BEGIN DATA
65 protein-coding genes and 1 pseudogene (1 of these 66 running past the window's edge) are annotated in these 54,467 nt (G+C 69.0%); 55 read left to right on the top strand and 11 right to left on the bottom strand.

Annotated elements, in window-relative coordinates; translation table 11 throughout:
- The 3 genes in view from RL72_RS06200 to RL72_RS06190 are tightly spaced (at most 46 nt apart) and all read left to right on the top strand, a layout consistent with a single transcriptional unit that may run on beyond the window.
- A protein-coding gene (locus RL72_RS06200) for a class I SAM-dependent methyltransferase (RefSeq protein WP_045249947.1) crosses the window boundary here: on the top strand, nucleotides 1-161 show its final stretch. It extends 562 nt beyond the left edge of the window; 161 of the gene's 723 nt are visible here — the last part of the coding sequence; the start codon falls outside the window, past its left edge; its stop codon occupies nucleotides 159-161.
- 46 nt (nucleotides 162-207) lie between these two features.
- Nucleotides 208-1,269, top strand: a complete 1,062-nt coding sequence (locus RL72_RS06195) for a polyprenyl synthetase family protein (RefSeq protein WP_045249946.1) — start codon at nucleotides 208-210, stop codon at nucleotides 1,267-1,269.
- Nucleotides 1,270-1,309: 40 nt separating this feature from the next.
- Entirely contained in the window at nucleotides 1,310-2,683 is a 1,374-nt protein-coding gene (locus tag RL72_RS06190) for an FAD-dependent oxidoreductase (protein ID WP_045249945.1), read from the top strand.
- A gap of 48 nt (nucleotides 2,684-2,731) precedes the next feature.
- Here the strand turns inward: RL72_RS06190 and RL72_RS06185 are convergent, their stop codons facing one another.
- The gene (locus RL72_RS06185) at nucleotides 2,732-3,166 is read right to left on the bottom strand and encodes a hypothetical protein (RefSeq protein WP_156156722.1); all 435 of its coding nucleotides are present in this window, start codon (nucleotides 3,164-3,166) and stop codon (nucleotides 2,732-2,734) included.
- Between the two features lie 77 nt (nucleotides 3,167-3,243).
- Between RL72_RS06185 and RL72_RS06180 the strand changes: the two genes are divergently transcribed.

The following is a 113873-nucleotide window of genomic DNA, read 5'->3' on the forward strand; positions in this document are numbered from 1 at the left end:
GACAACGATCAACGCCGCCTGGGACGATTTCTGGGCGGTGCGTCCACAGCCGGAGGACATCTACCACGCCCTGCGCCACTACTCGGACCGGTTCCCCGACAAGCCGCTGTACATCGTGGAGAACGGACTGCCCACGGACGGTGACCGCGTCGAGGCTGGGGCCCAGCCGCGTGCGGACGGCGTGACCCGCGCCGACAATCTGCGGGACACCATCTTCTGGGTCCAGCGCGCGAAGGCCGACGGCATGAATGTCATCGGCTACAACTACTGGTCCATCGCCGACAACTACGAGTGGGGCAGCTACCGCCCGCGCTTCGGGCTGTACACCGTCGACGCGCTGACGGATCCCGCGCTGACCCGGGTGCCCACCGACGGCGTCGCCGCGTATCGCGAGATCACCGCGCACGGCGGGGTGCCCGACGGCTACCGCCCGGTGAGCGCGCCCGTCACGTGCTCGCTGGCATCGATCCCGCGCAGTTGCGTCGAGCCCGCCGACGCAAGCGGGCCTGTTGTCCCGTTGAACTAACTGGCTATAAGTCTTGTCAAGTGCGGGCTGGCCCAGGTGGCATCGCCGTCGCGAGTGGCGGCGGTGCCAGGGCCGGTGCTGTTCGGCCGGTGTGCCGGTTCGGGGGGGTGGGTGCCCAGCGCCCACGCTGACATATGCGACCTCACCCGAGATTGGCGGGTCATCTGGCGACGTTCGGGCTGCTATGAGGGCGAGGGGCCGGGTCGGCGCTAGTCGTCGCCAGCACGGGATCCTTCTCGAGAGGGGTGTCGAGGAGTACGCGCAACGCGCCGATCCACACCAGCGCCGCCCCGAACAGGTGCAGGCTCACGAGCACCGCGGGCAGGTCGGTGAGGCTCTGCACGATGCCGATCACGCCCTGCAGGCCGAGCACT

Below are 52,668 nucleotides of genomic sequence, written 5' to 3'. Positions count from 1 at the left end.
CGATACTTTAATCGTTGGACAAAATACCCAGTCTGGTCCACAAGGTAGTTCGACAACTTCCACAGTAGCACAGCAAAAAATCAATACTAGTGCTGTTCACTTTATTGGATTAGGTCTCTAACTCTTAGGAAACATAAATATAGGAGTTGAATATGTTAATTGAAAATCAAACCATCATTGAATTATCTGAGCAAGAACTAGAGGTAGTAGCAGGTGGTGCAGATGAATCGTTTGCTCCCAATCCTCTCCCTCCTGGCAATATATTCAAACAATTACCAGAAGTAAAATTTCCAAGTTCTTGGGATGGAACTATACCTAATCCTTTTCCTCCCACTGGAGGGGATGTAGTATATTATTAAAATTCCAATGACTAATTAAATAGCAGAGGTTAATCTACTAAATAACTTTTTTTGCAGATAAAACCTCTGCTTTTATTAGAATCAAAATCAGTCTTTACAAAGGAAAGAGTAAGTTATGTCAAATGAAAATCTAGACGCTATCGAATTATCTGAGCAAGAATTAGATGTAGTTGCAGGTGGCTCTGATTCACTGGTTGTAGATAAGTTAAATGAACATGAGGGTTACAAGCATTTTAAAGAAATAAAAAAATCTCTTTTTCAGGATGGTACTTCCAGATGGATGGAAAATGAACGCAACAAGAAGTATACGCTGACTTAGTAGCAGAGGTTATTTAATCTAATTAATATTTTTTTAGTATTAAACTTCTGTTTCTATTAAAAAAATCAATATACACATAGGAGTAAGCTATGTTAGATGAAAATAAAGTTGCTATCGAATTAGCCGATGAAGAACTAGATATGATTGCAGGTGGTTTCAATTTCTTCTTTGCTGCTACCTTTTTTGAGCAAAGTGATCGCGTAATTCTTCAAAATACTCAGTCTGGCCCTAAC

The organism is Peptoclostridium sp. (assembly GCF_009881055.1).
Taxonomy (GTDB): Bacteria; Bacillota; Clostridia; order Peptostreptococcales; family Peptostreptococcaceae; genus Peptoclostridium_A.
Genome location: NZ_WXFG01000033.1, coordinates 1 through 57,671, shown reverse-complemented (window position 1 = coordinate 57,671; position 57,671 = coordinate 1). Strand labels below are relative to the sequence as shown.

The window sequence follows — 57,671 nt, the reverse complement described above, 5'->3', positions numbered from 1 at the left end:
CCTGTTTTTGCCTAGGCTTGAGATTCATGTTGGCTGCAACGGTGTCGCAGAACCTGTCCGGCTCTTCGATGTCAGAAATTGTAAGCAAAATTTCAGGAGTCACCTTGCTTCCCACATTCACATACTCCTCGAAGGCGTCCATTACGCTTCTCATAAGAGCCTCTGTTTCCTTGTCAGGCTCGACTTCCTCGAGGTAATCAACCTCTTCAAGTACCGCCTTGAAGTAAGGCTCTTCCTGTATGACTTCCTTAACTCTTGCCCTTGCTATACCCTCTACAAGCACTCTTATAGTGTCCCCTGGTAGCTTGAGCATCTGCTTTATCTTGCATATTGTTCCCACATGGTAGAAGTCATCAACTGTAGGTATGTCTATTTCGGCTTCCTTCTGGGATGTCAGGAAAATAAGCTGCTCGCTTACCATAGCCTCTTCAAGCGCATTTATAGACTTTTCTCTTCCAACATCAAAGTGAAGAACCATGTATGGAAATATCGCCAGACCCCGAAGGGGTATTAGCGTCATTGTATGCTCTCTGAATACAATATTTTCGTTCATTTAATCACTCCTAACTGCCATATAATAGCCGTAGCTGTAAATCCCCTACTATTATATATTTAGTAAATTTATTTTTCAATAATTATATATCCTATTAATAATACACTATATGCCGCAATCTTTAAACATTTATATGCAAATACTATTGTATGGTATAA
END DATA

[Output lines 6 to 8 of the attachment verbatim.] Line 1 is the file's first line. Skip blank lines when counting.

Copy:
- Nucleotides 208-1,269, top strand: a complete 1,062-nt coding sequence (locus RL72_RS06195) for a polyprenyl synthetase family protein (RefSeq protein WP_045249946.1) — start codon at nucleotides 208-210, stop codon at nucleotides 1,267-1,269.
- Nucleotides 1,270-1,309: 40 nt separating this feature from the next.
- Entirely contained in the window at nucleotides 1,310-2,683 is a 1,374-nt protein-coding gene (locus tag RL72_RS06190) for an FAD-dependent oxidoreductase (protein ID WP_045249945.1), read from the top strand.